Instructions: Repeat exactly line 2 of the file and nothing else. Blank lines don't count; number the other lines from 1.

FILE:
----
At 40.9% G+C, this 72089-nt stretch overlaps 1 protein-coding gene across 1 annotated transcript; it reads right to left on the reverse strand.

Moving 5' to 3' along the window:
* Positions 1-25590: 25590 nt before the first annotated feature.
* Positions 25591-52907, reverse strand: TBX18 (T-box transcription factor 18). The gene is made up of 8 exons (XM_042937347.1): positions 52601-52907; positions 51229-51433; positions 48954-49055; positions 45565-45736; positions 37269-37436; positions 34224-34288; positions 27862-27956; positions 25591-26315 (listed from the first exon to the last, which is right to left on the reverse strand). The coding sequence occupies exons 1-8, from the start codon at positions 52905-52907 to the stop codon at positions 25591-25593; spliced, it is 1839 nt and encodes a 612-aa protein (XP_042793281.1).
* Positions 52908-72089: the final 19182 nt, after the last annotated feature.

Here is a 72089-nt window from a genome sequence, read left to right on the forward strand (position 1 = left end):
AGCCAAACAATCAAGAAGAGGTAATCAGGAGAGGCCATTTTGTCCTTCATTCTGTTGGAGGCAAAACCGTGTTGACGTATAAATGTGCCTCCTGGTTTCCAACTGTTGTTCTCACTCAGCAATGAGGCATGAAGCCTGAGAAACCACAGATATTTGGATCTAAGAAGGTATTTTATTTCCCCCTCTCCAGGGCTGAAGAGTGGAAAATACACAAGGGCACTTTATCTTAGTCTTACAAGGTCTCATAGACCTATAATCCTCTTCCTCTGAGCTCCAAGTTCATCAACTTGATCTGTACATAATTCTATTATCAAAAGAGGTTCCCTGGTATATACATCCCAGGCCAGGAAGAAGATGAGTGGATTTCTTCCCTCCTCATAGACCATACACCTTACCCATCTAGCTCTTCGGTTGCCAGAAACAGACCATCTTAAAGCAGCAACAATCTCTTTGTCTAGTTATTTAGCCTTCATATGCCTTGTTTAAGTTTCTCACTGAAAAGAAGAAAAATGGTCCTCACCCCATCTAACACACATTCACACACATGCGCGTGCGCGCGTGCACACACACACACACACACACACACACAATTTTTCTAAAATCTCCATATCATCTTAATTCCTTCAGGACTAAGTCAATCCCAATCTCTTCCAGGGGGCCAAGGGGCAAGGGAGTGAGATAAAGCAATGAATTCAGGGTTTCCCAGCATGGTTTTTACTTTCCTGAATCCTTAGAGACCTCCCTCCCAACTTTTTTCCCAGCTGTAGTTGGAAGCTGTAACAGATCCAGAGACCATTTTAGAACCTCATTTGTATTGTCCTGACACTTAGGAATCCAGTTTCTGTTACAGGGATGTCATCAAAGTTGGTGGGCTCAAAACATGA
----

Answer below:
Moving 5' to 3' along the window: